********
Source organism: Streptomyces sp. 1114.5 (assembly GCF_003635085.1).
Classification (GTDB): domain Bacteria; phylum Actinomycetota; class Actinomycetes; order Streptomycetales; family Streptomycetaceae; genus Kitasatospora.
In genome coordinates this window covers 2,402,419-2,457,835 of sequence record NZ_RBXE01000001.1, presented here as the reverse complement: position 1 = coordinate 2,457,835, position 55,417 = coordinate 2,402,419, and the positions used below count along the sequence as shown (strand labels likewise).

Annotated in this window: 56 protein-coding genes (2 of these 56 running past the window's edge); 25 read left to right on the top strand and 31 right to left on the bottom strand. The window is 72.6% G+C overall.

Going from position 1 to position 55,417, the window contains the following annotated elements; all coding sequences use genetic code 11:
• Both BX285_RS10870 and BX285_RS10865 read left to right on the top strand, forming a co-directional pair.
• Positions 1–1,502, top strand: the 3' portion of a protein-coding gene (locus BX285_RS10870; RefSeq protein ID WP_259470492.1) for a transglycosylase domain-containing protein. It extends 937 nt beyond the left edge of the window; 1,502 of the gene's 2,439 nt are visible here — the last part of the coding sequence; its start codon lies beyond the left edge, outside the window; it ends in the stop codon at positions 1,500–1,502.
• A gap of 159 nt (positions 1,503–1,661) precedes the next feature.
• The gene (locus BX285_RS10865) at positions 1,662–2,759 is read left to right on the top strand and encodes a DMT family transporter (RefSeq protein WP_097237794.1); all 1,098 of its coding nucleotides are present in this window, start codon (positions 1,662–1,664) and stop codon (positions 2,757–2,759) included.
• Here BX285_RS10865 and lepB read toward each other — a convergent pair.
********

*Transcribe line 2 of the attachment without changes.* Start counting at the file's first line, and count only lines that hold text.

Classification (GTDB): domain Bacteria; phylum Actinomycetota; class Actinomycetes; order Streptomycetales; family Streptomycetaceae; genus Kitasatospora.